The Garinagu (singular Garifuna) are a mix of African, Arawak, and Carib ancestry. Throughout history they have been incorrectly labelled as Black Caribs. When the British took over Saint Vincent and the Grenadines after the Treaty of Paris in 1763, they were opposed by French settlers and their Garinagu allies. The Garinagu eventually surrendered to the British in 1796. The British separated the more African-looking Garifunas from the more indigenous-looking ones. 5,000 Garinagu were exiled from the Grenadine island of Baliceaux. However only about 2,500 of them survived the voyage to Roatán, an island off the coast of Honduras. The Garifuna language belongs to the Arawakan language family, but has a large number of loanwords from Carib languages and from English.
Because Roatán was too small and infertile to support their population, the Garinagu petitioned the Spanish authorities of Honduras to be allowed to settle on the mainland coast. The Spanish employed them as soldiers, and they spread along the Caribbean coast of Central America. The Garinagu settled in Seine Bight, Punta Gorda and Punta Negra, Belize by way of Honduras as early as 1802. However, in Belize 19 November 1832 is the date officially recognised as "Garifuna Settlement Day" in Dangriga. According to one genetic study their ancestry is on average is 76% Sub Saharan African, 20% Arawak/Carib and 4% European.
Mestizos and Spanish
The Mestizo culture was originated from a mixture of Spanish and Maya. The Mestizos make up to 48% of the population of Belize. The Mestizo towns of Belize have much more in common with neighbouring Yucatán and most of Guatemala and Central America than central, southern or coastal Belize. Towns centre on a main square, and social life focuses on the Catholic Church built on one side of it. Most Mestizos and Spanish speak Spanish, English and Creole fluently.
Around the 1840s, Mestizo, Spanish, and Yucatec settlers from Mexico began to settle in the north because of the Caste War of Yucatán. They predominate in the Corozal, Orange Walk, and much of the Cayo district, as well as San Pedro town in Ambergris Caye.
The remaining 9% or so, is a mix of Mennonite farmers, Indians, Chinese, whites from the United States and Canada, and many other foreign groups brought to assist the country's development. During the 1860s, a large influx of East Indians who spent brief periods in Jamaica and American Civil War veterans from Louisiana and other Southern states established Confederate settlements in British Honduras and introduced commercial sugar cane production to the colony, establishing 11 settlements in the interior. The 20th century saw the arrival of more Asian settlers from mainland China, South Korea, India, Syria, and Lebanon. Central American immigrants and expatriate Americans and Africans also began to settle in the country.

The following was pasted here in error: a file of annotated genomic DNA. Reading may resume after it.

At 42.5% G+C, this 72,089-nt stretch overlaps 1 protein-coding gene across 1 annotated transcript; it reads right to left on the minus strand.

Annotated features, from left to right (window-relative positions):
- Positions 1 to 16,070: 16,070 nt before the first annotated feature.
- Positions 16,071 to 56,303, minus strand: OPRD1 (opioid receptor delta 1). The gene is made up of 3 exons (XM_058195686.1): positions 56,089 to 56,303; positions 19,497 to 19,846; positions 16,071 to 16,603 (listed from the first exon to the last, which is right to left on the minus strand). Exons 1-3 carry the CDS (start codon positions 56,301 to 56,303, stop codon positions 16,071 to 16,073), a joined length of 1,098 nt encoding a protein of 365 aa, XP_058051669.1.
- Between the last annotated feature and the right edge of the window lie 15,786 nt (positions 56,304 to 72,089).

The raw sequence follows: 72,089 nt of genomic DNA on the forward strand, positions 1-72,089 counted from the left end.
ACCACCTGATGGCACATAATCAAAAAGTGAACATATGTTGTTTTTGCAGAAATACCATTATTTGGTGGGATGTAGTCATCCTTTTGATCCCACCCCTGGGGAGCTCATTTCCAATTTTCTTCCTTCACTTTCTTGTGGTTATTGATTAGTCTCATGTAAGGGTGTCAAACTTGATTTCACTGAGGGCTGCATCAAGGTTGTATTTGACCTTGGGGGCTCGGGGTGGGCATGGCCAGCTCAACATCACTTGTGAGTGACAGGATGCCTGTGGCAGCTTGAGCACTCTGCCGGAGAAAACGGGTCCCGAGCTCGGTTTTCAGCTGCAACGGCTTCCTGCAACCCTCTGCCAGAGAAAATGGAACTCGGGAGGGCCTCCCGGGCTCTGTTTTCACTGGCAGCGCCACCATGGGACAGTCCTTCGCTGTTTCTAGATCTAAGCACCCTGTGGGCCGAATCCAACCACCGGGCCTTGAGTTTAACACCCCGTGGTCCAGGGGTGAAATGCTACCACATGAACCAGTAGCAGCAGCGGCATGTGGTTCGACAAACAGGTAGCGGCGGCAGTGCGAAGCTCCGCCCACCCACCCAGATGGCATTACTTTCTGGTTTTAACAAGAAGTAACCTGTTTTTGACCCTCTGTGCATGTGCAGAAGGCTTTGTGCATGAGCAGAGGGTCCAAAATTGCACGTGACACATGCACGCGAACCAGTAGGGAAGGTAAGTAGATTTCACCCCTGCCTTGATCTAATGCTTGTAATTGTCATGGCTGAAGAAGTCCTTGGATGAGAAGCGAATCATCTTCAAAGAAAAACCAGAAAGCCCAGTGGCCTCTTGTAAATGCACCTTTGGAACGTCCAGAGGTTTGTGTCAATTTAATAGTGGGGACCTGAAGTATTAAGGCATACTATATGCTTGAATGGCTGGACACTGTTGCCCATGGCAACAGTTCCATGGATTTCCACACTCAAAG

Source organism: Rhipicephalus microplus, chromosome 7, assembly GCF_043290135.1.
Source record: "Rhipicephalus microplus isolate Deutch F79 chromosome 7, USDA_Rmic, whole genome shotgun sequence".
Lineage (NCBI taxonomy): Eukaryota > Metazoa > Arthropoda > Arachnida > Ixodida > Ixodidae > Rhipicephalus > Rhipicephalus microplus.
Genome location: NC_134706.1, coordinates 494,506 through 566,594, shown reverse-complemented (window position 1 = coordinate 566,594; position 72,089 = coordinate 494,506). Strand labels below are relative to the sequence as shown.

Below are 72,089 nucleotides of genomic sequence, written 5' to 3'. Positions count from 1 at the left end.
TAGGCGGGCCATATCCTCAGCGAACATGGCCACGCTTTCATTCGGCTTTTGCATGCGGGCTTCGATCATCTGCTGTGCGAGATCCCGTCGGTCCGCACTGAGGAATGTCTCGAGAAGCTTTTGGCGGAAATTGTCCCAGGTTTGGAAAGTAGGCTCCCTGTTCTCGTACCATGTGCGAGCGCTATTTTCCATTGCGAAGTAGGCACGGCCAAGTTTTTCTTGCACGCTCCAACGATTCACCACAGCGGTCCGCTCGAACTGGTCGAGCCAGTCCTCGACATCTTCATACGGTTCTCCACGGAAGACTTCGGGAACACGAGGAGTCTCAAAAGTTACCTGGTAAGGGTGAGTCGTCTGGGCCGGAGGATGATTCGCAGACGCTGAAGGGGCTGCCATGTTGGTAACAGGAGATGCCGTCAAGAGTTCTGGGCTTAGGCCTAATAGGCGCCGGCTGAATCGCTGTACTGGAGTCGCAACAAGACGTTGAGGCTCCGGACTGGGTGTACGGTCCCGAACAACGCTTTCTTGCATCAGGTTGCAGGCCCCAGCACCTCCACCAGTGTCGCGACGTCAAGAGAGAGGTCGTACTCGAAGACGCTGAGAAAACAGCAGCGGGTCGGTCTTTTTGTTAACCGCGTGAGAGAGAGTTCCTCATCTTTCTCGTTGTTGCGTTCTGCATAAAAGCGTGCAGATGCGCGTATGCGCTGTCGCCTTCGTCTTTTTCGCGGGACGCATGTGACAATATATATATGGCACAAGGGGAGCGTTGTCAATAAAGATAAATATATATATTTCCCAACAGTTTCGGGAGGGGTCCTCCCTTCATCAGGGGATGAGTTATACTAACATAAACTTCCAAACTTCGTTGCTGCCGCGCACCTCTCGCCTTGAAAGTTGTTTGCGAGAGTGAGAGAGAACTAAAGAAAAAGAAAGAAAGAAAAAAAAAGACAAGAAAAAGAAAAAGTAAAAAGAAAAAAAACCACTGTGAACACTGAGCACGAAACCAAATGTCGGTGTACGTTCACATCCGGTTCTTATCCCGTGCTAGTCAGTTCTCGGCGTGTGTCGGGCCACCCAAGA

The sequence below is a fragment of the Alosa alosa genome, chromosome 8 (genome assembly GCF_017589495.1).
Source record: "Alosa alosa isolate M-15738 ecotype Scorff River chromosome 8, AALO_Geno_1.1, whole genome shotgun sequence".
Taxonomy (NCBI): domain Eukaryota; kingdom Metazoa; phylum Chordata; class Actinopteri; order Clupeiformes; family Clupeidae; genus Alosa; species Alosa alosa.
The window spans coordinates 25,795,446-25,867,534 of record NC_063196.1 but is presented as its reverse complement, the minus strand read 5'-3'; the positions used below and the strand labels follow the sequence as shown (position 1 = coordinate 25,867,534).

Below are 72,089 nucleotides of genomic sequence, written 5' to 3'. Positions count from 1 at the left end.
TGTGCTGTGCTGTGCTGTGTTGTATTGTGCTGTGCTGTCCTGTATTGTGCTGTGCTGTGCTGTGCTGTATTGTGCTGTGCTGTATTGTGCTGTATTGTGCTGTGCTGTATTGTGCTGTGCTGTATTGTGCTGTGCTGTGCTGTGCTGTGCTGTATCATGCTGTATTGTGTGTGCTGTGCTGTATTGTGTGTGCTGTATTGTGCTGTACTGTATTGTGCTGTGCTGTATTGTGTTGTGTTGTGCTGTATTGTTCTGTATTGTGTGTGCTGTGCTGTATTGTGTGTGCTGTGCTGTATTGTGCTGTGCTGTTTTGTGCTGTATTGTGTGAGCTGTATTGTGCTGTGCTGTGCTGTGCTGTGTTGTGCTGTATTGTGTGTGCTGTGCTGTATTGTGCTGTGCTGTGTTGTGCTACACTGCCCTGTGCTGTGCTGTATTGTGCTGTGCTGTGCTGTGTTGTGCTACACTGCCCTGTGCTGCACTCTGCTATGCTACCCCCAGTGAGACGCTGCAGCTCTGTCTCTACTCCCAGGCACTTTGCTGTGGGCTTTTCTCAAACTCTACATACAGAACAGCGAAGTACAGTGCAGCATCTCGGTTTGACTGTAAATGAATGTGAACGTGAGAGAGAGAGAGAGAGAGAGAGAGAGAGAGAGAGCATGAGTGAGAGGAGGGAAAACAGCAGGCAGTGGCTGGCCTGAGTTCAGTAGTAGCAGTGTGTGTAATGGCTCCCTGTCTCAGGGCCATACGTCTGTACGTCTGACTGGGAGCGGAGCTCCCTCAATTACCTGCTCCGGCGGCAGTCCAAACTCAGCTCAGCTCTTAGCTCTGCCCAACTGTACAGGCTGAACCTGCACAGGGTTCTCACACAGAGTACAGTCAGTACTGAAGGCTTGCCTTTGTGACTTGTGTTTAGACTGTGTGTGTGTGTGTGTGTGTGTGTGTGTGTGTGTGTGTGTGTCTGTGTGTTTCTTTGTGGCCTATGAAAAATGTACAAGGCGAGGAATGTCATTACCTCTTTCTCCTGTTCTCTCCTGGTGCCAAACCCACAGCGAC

Emigration, immigration, and demographic shifts
Kriols and other ethnic groups are emigrating mostly to the United States, but also to the United Kingdom and other developed nations for better opportunities. Based on the latest U.S. Census, the number of Belizeans in the United States is approximately 160,000 (including 70,000 legal residents and naturalised citizens), consisting mainly of Kriols and Garinagu.
Because of conflicts in neighbouring Central American nations, Mestizo refugees from El Salvador, Guatemala, and Honduras have fled to Belize in significant numbers during the 1980s, and have been significantly adding to this group. These two events have been changing the demographics of the nation for the last 30 years.
According to estimates by the CIA in 2009, Belize's total fertility rate currently stands at approximately 3.6 children per woman. Its birth rate is 27.33 births/1,000 population, and the death rate is 5.8 deaths/1,000 population.
Largest cities or towns of Belize
|2||San Ignacio||Cayo District||16,977|
|3||Orange Walk Town||Orange Walk||15,298|
|5||San Pedro Town||Belize||11,510|
|6||Corozal Town||Corozal District||9,871|
|8||Benque Viejo del Carmen||Cayo District||5,824|
|10||Punta Gorda||Toledo District||5,026|
English is the official language of Belize, a former British colony. English is the primary language of public education. Spanish is spoken as a native tongue by 50% of the population and is taught in school. Most Belizeans speak Spanish, but almost all speak Belizean Creole and English. Bilingualism is very common and encouraged. Belize is also home to the endangered indigenous languages Mayan Mopan Maya language, the Arawakan Garifuna language and Plautdietsch or Mennonite Low German.
Religious freedom is guaranteed in Belize. According to the 2010 census 40.0% of Belizeans are Roman Catholics, 31.7% are Protestants (8.5% Pentecostal; 5.5% Adventist; 4.6% Anglican; 3.8% Mennonite; 3.6% Baptist; 2.9% Methodist; 2.8% Nazarene), 1.7% are Jehovah's Witnesses, 10.2% adhere to other religions (Maya religion, Garifuna religion, Obeah and Myalism, and minorities of Mormons, Hindus, Buddhists, Muslims, Baha'is, Rastafarians and other) and 15.6% profess to be irreligious.